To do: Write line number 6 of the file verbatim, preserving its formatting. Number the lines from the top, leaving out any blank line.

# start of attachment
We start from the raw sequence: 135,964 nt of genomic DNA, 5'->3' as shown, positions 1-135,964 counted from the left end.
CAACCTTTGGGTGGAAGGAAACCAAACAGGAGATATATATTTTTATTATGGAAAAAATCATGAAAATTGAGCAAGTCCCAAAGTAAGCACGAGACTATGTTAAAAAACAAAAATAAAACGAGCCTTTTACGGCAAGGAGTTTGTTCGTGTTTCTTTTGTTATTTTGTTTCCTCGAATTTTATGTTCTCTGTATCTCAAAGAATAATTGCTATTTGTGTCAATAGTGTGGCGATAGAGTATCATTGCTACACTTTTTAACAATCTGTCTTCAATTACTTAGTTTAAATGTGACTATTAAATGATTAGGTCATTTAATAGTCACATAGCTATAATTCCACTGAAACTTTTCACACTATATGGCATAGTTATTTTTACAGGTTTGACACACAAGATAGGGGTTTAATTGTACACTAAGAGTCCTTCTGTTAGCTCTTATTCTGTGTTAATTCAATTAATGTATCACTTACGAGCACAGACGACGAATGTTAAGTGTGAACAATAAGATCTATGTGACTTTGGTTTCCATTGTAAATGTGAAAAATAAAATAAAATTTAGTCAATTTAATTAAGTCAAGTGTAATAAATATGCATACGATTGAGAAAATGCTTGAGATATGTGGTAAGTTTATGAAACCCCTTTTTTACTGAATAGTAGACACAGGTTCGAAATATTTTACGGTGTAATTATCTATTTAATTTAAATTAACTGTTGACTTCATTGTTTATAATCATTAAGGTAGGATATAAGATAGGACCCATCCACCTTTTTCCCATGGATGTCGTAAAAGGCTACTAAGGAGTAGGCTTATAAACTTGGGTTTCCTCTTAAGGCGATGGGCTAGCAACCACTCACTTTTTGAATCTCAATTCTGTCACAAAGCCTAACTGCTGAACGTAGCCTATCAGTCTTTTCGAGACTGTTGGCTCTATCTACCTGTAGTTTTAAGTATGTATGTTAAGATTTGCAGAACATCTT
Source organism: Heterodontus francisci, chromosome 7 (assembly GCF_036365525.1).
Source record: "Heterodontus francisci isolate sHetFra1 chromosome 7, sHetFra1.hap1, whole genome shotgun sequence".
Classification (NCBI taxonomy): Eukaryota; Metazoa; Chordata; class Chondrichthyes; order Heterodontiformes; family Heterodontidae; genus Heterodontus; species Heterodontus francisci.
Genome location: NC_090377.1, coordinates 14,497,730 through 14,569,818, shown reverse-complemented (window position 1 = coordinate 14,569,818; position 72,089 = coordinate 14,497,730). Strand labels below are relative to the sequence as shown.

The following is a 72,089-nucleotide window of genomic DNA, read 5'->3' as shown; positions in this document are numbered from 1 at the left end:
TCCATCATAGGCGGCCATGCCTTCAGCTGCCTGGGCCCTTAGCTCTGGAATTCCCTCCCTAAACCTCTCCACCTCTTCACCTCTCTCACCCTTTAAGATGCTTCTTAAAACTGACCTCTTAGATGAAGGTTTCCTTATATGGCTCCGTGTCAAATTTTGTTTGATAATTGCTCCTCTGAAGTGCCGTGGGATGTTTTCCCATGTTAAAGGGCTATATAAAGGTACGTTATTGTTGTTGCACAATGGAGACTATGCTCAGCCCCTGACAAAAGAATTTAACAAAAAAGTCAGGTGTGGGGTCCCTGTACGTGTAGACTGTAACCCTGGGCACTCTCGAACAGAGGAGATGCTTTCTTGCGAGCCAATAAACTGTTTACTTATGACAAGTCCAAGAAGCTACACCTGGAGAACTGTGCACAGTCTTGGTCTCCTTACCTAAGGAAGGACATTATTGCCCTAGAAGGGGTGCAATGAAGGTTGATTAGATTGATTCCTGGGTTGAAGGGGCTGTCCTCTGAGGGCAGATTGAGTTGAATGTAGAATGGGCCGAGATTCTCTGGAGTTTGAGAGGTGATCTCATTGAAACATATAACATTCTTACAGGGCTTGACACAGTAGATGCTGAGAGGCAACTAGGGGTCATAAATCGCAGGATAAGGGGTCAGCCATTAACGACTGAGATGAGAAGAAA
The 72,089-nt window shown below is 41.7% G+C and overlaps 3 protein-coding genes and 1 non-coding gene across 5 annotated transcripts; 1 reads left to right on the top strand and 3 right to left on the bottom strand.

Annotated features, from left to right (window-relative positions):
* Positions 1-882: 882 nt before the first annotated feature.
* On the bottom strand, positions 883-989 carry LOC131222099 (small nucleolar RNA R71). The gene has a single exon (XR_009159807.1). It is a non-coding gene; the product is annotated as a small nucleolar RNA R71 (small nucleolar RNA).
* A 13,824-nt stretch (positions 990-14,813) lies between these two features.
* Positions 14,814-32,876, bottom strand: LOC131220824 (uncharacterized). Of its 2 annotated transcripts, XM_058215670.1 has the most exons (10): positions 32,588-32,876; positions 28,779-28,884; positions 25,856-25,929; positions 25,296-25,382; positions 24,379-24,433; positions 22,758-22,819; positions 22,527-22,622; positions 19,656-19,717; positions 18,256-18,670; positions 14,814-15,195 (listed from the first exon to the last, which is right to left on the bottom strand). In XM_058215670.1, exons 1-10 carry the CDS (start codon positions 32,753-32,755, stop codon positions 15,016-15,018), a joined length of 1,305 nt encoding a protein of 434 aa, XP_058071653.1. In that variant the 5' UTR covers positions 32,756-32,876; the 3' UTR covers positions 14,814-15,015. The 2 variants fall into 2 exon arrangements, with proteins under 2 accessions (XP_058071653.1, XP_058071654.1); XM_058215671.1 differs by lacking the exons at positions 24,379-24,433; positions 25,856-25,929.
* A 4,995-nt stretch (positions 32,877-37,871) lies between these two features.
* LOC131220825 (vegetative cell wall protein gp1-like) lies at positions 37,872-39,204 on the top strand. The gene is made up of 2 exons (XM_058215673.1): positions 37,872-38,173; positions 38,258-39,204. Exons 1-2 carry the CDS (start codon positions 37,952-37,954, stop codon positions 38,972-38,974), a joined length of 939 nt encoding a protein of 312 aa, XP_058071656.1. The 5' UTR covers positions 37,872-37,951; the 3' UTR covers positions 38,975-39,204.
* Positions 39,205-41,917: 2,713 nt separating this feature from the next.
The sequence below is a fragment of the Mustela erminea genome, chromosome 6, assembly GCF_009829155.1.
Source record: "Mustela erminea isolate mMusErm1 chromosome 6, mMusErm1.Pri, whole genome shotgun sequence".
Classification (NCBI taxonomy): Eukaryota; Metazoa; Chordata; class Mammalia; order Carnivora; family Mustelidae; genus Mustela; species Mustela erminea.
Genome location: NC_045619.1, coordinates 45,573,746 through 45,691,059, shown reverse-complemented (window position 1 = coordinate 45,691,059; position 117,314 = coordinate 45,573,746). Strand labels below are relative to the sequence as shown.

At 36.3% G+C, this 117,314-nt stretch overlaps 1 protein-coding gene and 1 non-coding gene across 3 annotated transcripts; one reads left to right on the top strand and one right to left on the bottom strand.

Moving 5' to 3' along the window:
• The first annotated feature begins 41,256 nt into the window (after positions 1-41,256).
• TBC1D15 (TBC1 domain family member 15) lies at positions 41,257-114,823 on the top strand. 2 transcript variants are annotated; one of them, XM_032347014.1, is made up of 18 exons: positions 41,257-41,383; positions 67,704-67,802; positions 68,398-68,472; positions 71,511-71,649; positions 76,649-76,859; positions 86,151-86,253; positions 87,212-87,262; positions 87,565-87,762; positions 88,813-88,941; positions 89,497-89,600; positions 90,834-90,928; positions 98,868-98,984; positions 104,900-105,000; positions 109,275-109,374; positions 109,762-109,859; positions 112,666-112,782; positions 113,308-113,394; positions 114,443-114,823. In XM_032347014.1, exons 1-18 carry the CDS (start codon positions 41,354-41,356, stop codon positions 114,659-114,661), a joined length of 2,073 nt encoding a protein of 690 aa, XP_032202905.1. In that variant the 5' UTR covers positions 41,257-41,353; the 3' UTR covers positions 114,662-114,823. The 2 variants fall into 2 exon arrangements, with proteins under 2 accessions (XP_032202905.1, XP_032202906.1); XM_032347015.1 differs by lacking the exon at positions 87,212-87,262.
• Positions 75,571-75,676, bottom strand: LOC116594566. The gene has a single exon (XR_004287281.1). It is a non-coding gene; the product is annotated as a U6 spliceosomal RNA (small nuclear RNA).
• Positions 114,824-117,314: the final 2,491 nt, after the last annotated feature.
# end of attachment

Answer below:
Genome location: NC_090377.1, coordinates 14,497,730 through 14,569,818, shown reverse-complemented (window position 1 = coordinate 14,569,818; position 72,089 = coordinate 14,497,730). Strand labels below are relative to the sequence as shown.